CIA Mormon Drew Earles (conducting bible study with FBI agent Keenan Cubbage): Hey, what’s going on? … Yeah, you too, bro … great …  great … great … yeah … Thank you for your good reading … Did you catch why (or he may have said how) early Christians … yeah … Let’s kinda zone in on …

Prentiss Leary (speaking to the audience): … You had two minutes to do it … extract … extracting … extract a little more … Let’s zone in on that point … he shifted to … at this point we’d like to shift to our Living as Christians …

On the bohemian life:
“There are places in the world that somehow look like each other. The same person you meet at Burning Man, you meet in Ibiza, you meet in Goa or Bali or Bahrain, Australia, Montauk, Sri Lanka—it’s the same group of people, you just meet them all over the place. It has been years that I [have been going] to these bohemian communities. You just play music, you dance, you sit, you eat well, you can swim, you can go on walks in the mountains—where you can be close to nature.”

On seaside beauty:
“As far as beauty goes, I’m literally like a boy—I don’t do much with myself. But I do try to be close to the ocean, where my hair gets curlier and curlier. I’ll wash it less with shampoo, so it’s the natural salt water at work, then I try to keep my skin moist. I’m a very natural person into natural looks.”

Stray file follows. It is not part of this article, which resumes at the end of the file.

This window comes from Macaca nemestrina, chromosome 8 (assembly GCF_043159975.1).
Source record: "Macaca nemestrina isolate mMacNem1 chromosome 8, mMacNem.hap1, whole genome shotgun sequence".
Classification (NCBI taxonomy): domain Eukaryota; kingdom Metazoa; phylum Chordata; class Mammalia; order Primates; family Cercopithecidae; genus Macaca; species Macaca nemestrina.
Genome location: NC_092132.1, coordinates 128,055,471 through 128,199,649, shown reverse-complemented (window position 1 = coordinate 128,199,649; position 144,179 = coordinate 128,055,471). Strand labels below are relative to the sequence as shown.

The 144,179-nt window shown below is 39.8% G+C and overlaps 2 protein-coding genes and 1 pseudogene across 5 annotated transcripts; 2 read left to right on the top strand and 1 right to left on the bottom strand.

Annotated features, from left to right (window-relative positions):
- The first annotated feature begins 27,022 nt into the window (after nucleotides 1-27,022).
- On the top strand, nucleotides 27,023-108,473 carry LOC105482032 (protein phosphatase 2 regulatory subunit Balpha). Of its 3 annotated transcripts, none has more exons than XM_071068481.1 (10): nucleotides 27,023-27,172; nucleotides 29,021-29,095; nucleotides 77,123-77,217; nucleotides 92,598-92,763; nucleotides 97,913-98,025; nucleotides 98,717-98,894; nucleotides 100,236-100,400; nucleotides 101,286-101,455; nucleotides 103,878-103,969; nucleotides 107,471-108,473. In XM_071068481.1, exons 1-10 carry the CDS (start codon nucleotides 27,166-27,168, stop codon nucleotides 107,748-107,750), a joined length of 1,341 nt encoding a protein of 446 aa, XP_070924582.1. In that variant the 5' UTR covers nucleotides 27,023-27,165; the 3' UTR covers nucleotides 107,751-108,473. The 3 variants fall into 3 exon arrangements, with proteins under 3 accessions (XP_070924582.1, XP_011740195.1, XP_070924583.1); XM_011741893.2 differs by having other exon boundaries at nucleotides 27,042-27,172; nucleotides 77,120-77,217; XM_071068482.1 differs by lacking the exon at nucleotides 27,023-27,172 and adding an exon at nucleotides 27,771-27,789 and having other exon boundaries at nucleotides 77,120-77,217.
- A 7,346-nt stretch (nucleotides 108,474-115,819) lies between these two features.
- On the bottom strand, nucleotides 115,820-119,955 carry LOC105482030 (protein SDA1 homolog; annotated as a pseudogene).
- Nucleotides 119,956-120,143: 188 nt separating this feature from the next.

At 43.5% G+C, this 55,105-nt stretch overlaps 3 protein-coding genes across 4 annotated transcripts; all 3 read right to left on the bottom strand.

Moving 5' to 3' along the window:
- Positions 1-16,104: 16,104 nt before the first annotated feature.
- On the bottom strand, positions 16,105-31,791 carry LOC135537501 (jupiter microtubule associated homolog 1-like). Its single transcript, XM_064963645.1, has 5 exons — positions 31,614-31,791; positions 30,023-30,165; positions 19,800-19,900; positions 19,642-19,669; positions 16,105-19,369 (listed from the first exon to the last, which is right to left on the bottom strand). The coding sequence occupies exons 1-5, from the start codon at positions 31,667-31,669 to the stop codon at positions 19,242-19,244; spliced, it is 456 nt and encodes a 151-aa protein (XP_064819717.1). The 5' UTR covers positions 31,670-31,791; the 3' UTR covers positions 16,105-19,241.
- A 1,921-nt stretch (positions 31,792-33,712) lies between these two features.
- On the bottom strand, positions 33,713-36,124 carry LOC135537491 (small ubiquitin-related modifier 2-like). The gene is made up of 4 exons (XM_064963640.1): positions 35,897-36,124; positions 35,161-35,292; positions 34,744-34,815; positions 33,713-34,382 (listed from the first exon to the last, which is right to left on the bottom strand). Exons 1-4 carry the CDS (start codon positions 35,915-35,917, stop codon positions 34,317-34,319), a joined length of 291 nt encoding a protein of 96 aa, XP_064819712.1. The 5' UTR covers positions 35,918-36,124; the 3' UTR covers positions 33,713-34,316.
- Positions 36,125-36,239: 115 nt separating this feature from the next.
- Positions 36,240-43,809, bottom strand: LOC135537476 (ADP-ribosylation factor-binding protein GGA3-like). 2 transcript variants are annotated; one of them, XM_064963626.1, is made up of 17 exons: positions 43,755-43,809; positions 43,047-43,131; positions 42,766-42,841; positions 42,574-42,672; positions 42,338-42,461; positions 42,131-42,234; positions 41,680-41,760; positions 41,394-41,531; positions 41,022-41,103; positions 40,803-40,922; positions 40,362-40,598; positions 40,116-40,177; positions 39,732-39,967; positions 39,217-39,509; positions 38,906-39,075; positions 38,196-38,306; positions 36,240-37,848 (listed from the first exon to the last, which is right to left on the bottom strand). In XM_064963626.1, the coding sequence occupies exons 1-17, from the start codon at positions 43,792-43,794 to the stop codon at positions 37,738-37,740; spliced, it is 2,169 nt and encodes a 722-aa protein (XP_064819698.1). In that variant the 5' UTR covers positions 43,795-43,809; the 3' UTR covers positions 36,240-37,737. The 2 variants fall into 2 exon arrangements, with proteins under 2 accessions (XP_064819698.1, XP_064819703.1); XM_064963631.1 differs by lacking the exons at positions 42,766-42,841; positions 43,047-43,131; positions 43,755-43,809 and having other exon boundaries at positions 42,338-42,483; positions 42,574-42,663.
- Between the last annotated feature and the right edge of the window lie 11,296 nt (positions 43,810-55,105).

On staying oily:
“I love natural products like coconut oil, or other oils in nature that are really, really good on your hair, on your skin, especially when you’re in nature and you can stay oily. I love most essential oils, and I love woody oils like Palo Santo—woody smells and woody oils.”

On herbal remedies:
“I prefer to eat mostly vegetarian, but I’m not strict. My mother is a raw foodist for 15 years now. The funny thing is, I became vegetarian first in our family, and then she turns into this super raw vegan. But now she knows so much about all these ancient herbs, she’s really like a professor. Do you know about cordyceps? My husband goes to Bhutan a lot, so we get those worms and it’s one of my favorite things. I had one this morning, and I can feel how amazing it is, this worm that turns into a plant.”